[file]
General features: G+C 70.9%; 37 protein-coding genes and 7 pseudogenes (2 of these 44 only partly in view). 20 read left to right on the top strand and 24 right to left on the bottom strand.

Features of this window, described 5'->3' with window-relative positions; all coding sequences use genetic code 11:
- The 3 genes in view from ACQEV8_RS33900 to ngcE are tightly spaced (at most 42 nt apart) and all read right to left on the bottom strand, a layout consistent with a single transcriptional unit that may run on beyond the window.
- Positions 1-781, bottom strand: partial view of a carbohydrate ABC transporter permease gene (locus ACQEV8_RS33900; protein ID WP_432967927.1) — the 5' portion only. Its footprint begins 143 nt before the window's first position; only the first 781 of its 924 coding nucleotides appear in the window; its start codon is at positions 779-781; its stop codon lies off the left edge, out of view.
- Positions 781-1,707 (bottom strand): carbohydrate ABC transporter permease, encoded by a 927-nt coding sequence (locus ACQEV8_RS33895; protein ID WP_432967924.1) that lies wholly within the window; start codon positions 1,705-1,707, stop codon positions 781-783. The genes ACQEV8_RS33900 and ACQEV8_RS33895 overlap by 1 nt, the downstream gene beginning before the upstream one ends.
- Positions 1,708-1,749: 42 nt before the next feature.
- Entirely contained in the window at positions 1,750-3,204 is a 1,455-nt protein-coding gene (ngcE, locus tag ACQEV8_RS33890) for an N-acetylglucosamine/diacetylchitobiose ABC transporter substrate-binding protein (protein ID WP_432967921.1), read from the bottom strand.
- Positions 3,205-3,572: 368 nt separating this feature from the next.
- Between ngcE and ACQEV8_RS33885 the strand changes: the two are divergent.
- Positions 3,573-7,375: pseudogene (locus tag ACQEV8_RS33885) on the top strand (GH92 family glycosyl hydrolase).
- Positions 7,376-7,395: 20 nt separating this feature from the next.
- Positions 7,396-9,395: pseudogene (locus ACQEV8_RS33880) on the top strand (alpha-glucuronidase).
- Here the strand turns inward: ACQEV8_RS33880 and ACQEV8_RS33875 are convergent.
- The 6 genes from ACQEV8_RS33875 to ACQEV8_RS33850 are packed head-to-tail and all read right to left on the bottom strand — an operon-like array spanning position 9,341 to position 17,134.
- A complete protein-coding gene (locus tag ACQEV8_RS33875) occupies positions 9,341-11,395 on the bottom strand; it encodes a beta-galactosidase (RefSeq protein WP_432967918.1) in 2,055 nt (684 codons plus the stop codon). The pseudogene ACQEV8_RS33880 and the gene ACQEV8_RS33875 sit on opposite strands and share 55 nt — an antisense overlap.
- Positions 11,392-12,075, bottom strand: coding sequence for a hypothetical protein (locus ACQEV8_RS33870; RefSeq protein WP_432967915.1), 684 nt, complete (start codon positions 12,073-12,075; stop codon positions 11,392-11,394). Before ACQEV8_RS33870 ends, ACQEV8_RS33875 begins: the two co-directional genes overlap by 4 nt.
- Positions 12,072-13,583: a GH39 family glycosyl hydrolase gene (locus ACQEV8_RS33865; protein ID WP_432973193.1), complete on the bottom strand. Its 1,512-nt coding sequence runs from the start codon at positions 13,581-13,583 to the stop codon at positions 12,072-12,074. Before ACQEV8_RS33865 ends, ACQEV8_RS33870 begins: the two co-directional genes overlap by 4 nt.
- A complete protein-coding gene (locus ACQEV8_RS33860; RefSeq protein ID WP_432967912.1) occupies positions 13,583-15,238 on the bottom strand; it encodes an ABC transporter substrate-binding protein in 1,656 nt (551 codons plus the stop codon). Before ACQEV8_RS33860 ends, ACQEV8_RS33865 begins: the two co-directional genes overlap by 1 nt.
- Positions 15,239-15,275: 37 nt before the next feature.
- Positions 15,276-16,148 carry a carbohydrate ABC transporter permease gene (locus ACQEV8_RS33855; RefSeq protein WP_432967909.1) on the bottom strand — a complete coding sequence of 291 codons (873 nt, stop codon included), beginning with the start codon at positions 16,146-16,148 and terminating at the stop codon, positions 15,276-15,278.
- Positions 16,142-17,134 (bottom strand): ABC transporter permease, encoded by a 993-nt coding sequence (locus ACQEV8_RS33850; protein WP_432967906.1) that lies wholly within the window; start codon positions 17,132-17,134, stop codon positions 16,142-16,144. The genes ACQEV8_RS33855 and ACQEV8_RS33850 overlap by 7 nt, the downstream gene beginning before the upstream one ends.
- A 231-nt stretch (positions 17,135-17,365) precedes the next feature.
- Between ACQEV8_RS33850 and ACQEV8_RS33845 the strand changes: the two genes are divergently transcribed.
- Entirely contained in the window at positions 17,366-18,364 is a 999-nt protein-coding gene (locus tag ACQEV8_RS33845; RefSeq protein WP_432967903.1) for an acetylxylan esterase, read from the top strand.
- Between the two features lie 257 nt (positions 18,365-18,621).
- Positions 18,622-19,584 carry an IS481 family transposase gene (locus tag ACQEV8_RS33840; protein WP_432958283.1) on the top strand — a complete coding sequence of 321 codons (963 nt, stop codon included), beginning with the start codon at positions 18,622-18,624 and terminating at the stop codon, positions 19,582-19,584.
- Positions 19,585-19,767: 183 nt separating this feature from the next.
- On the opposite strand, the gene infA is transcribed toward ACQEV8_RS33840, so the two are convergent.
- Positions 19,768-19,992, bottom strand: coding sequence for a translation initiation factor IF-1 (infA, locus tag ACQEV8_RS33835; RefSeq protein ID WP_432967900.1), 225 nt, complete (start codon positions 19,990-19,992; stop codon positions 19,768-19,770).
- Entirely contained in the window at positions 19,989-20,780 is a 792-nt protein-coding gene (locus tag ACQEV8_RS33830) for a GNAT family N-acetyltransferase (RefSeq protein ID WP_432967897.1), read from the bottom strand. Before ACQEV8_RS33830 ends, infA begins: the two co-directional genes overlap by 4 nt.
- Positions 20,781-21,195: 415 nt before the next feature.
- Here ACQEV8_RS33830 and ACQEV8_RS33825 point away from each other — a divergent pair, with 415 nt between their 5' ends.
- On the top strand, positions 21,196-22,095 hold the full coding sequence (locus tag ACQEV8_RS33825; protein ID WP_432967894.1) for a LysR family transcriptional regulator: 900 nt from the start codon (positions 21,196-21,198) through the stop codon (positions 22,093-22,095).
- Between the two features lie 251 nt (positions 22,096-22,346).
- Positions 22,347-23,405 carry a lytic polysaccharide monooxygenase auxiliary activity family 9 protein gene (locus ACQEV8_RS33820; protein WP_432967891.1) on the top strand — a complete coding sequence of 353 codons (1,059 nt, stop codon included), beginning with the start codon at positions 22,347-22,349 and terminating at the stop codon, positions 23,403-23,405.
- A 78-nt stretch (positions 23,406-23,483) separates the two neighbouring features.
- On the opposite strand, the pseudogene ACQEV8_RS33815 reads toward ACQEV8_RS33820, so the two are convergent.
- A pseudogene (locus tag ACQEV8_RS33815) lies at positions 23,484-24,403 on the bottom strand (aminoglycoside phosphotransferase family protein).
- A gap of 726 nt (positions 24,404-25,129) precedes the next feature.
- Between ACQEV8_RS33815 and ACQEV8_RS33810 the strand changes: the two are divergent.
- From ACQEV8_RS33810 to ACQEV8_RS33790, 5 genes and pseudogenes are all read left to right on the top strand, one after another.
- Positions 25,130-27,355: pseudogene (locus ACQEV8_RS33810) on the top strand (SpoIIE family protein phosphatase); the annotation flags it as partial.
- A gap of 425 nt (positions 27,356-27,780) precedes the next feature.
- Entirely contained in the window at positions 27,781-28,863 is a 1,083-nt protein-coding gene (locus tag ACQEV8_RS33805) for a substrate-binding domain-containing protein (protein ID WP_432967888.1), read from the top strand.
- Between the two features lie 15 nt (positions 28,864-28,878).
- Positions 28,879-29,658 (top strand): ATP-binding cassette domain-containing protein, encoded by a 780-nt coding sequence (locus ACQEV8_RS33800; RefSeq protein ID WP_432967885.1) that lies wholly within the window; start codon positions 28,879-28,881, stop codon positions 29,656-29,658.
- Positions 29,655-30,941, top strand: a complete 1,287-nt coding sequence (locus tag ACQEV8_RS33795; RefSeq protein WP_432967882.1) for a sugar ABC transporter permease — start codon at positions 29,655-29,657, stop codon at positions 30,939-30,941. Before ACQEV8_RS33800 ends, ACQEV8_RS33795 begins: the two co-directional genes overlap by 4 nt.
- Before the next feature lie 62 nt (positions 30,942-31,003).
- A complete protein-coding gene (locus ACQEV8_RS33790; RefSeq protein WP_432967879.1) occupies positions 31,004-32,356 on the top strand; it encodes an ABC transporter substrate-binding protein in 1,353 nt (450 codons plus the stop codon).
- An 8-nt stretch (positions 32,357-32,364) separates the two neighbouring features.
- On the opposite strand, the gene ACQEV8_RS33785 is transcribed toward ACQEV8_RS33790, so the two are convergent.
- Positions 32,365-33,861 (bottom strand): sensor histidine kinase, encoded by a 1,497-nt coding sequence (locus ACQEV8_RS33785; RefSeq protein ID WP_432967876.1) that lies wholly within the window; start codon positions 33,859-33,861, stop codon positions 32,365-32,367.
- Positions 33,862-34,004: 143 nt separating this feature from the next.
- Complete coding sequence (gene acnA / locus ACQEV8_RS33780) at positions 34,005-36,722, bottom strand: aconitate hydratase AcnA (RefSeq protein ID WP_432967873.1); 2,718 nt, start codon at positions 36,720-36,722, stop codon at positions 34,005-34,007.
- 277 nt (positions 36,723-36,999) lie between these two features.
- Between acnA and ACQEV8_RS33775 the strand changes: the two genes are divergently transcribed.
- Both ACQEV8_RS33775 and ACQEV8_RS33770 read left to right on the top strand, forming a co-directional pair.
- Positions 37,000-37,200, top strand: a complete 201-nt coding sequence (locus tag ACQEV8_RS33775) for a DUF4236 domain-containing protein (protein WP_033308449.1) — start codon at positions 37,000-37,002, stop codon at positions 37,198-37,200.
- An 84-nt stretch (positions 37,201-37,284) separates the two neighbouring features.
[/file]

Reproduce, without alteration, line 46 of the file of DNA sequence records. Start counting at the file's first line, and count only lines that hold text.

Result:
- Positions 28,879-29,658 (top strand): ATP-binding cassette domain-containing protein, encoded by a 780-nt coding sequence (locus ACQEV8_RS33800; RefSeq protein ID WP_432967885.1) that lies wholly within the window; start codon positions 28,879-28,881, stop codon positions 29,656-29,658.